Self assessment also encourages students to take greater responsibility for their learning. Through self assessment, students can learn from their mistakes, identify their strengths and weaknesses, and become more active in their learning.   My eighth grade students are developing their own websites.  By adding a self assessment to the project, it will encourage the students to become more involved and responsible for their final product.  It will encourage the students to reflect on how focused they were on the creation of their website.  Like peer evaluation, it will also help the students focus on their judgment skills and develop their ability to critique the quality of their work before it is submitted.  My seventh grade students can also perform a self assessment of their role as group member during the creation of their web communication tool presentations.  This will help them critically analyze their contribution to the project and their group.

Many of my students have had little exposure to peer and self assessment;  therefore, they lack the skills and judgment to effectively complete these forms of evaluation at this time.  As their teacher, it will be my role to fully prepare the students for these types of evaluation by introducing them to these concepts and my expectations when the project is in its early stages.  While this may be time consuming, it is a valuable process as the students develop their 21st century learning skills.

Post Project Reflection in PBL

Now that the culminating event is over, the projects have been presented, the groups and individuals have been evaluated, and reflection journals have been turned in, it is now time for the teacher to reflect on the entire project experience.  There are three main groups that I would involve in this process.  They are the students, myself, and any colleagues who were involved with the project.  

Students will be asked to share their insights on the strengths and weaknesses of the project.  This reminds the students that they play an active part in their PBL journey even after the project ends.  Encouraging student feedback shows that I value their opinions and stress the importance of them having a voice in the classroom.  For the project I created, I included a student self reflection.  In this self-reflection, the students were able to think about what they did throughout the project and comment on what went well and what might not have gone well.  One could also consider using a survey, holding class discussions, or interviewing students as well.  Boss (2012) offers some great questions to ask the students including:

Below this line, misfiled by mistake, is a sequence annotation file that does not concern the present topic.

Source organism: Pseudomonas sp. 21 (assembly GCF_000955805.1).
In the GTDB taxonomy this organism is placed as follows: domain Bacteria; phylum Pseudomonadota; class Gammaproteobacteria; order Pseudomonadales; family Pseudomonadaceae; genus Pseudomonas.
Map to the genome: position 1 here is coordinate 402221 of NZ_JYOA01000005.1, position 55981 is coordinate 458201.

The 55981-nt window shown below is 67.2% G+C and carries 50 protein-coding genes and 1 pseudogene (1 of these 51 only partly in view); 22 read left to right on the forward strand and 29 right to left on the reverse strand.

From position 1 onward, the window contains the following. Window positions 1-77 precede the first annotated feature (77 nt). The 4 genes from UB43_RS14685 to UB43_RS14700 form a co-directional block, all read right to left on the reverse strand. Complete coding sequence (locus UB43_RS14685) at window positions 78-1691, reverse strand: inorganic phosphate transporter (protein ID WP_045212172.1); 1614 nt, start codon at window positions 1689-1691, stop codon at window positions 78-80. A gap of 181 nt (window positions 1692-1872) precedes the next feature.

• What did they think of the project focus, workload, or value of specific assignments?
  • What will you remember about this project?
  • How would you suggest improving it next time around?
  • What would you tell next year’s students to get ready for this project?

Boss (2012) also advises teachers to make blogging a habit as projects unfold.  Journal entries added throughout the project experience will help teachers look back as they complete their final reflection.  A teacher who blogs makes his or her learning public and models what it means to be a reflective teacher who welcomes constructive comments and suggestions from others.  As part of my project, I also created a teacher reflection to be completed at the end of the project.  Each major portion of the project was broken down into a spreadsheet.  From there, the teacher would be able to fill in what went well, what didn’t work, and changes for the next year.   

Finally, reflecting with colleagues can be highly beneficial.  Teacher reflective collaboration on a project allows them to examine strengths in student work, discuss opportunities for growth, and discuss any changes that might be made.  This helps projects get better each time they are executed with a class.  Because my project involved the help of many teachers within the school, it would only make sense that they completed a teacher reflection of their own so that we could meet and discuss the project when it was completed.  

Reflecting on a project is never a one-time assessment.  Students, classes, and circumstances are different from year to year, so I feel it is important to reflect on the project experience each time it takes place.  

Boss, S. (2012, November 28). PBL Teachers Need Time to Reflect, Too. Retrieved April 09, 2017, from https://www.edutopia.org/blog/project-learning-teacher-reflection-suzie-boss

 

The Role of the Facilitator in PBL

One of the greatest challenges for an instructor in a PBL unit is to adapt to the role of facilitator. As a facilitator, my role in the teaching/learning process will change and I will need to let go of the traditional notions for a classroom and learning.  No longer will I spend most of my day in the front of the classroom teaching.  My role as a facilitator is essential for the effectiveness of the learning experience for my students.  As a facilitator I will develop a project for the class, oversee and assist students throughout the project, help students become more independent as learners, and assess and evaluate the success of the project as well as the students’ performance.